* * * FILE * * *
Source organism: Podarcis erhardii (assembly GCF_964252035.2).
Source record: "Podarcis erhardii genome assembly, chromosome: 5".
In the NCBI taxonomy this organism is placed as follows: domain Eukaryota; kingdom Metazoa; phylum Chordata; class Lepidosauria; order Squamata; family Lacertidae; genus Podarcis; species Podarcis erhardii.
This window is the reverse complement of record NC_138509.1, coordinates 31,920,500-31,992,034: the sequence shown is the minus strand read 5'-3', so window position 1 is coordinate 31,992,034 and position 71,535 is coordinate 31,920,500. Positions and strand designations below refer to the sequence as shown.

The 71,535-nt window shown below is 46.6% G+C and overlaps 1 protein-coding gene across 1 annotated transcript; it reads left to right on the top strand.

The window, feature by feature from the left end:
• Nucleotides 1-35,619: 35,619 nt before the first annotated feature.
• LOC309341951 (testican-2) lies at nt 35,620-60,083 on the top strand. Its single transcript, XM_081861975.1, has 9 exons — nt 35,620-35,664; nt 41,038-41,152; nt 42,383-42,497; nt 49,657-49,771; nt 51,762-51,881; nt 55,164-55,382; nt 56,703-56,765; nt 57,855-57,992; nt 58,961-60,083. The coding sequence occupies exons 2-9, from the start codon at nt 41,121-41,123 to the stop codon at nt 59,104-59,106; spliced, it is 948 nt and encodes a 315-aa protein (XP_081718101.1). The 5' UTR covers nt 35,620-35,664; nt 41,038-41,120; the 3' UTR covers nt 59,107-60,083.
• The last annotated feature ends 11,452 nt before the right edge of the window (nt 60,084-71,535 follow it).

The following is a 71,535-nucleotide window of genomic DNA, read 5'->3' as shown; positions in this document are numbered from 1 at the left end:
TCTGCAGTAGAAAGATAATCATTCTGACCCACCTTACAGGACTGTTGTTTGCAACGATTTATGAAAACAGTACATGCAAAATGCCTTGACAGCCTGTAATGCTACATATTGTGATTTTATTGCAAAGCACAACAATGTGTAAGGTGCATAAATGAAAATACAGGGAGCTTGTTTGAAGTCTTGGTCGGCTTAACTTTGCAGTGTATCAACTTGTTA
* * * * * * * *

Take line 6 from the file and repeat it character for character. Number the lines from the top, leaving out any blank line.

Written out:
The window, feature by feature from the left end: